When Ridley Scott’s Crusades drama, “Kingdom of Heaven,” was originally released in the summer of 2005, the negative reviews were damning enough to make one steer far away from its direction. Scott was obviously not content with the cuts the studio made to the film and so he decided to add more than an hour's worth of deleted footage to fully flesh out the characters, clear-up obvious plot holes and make the action scenes breathe and sing in effective ways reminiscent of his own "Gladiator." The tragic part of it all was that this 210 minute cut was the version Scott wanted to release all along, but the studio wanted to hear none of it. "Kingdom of Heaven" deserves be known as one of the greatest director's cuts ever released. It will age like fine wine over time.

Superman II (1981)

The story behind "Superman II" is that of legend. Original director Richard Donner was replaced by Richard Lester after more than 90% of the film was already shot. To get full credit, the DGA rules stated that Lester had to shoot up to 51% percent of the movie. The Lester version was met with positive reviews, but was seen, by most folks, as not up to par with 1978's "Superman," that is until Donner was given permission to release his own version on DVD, which was met with critical acclaim and fans screaming "Best superhero movie ever!" Buy the hype, Donner's film is a vast improvement on the original cut, bringing about something mot superhero movies lack: an auteur's stamp.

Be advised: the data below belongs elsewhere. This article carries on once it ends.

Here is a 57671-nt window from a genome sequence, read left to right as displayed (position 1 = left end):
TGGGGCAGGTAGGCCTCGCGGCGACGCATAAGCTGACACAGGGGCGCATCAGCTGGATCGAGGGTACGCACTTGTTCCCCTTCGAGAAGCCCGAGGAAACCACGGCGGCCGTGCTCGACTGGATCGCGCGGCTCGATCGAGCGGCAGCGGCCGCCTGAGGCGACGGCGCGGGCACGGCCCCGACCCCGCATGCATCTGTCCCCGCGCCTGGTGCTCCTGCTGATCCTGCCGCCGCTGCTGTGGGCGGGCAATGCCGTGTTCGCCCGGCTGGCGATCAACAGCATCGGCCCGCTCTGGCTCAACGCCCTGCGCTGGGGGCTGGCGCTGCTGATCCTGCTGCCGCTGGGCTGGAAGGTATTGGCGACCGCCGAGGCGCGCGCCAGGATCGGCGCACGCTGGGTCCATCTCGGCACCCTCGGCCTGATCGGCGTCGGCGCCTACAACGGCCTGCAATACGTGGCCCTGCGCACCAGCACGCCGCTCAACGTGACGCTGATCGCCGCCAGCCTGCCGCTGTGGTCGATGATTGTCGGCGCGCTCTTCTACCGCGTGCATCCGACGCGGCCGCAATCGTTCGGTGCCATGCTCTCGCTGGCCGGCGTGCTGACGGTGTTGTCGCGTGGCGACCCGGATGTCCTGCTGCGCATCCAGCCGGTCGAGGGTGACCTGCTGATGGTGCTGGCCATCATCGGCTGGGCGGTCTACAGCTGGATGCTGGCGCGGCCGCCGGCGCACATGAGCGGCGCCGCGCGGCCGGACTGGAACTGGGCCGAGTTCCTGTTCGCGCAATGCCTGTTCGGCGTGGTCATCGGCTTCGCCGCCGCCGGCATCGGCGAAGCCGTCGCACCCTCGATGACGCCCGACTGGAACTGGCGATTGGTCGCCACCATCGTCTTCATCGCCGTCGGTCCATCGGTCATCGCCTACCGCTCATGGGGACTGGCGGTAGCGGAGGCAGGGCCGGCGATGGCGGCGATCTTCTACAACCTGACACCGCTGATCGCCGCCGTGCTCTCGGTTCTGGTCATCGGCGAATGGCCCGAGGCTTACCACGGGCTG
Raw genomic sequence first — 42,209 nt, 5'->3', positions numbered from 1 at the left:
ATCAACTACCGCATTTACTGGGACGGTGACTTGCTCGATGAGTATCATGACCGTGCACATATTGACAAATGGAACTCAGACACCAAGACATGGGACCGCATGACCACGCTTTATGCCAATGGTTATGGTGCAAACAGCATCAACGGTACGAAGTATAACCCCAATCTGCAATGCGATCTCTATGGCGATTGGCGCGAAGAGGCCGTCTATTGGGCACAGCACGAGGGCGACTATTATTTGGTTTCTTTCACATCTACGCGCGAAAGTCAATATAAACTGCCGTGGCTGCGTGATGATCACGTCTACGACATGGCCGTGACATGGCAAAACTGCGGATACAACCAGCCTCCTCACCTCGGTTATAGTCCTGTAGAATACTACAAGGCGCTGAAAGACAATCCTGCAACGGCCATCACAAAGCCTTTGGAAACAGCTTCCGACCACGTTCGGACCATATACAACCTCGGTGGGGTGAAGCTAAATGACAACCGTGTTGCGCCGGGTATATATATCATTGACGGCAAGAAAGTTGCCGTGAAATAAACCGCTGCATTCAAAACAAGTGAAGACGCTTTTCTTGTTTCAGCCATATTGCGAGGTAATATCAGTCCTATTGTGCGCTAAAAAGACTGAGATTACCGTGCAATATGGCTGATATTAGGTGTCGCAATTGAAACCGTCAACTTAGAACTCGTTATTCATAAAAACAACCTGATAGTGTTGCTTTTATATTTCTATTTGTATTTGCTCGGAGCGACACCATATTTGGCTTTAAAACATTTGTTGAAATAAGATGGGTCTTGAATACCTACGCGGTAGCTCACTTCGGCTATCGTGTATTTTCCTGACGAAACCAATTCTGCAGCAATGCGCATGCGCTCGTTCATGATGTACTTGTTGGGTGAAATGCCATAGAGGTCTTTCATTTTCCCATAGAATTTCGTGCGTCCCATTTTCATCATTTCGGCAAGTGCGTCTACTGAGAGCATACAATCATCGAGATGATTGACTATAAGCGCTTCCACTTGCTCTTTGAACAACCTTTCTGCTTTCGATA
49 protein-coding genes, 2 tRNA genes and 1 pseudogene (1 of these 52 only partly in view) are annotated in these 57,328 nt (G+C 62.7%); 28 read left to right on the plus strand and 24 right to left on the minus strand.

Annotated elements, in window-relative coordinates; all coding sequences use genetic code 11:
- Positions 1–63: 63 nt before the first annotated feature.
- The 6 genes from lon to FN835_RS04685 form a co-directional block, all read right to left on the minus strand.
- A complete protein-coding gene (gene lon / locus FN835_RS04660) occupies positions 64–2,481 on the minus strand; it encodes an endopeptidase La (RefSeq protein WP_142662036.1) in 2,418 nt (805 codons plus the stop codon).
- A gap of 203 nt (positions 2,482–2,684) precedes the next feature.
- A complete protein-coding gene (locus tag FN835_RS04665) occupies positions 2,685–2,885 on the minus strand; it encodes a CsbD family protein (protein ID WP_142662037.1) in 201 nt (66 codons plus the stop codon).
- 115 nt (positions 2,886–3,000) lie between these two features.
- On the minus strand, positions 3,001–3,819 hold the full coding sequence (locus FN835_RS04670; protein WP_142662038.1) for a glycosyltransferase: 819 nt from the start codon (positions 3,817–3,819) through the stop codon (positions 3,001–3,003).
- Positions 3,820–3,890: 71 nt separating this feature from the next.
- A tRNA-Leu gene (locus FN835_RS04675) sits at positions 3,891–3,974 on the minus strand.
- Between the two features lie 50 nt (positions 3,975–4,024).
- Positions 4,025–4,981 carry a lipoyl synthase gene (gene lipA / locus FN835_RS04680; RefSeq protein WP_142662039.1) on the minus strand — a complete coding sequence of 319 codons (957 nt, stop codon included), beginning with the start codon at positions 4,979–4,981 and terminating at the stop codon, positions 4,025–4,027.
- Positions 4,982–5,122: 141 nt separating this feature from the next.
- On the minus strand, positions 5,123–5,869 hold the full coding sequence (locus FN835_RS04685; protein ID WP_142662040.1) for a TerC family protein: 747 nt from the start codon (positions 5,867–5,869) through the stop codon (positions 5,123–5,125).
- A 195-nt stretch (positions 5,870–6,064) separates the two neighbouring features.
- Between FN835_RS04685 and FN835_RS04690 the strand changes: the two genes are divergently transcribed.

Touch of Evil (1959)

The definitive cut of Orson Welles' masterpiece "Touch of Evil" only happened some 20 odd years after his death. When it was released back in 1958, Welles found out that a big chunk of the scenes were reshot with a different director. Welles also noticed that Universal had ignored nearly all the director's notes he had given them when it came the time to make final cut. The masterful opening shot, one of the greatest long-takes ever conceived, even had, in the earlier version, credits stamped on the screen, marirng its effect. In 1998, some 30 years later after its release, several filmmakers used Welles' notes to create a movie "that was as close to his vision as possible." The version, the definitive cut, is a masterful display of everything that was brilliant about the man.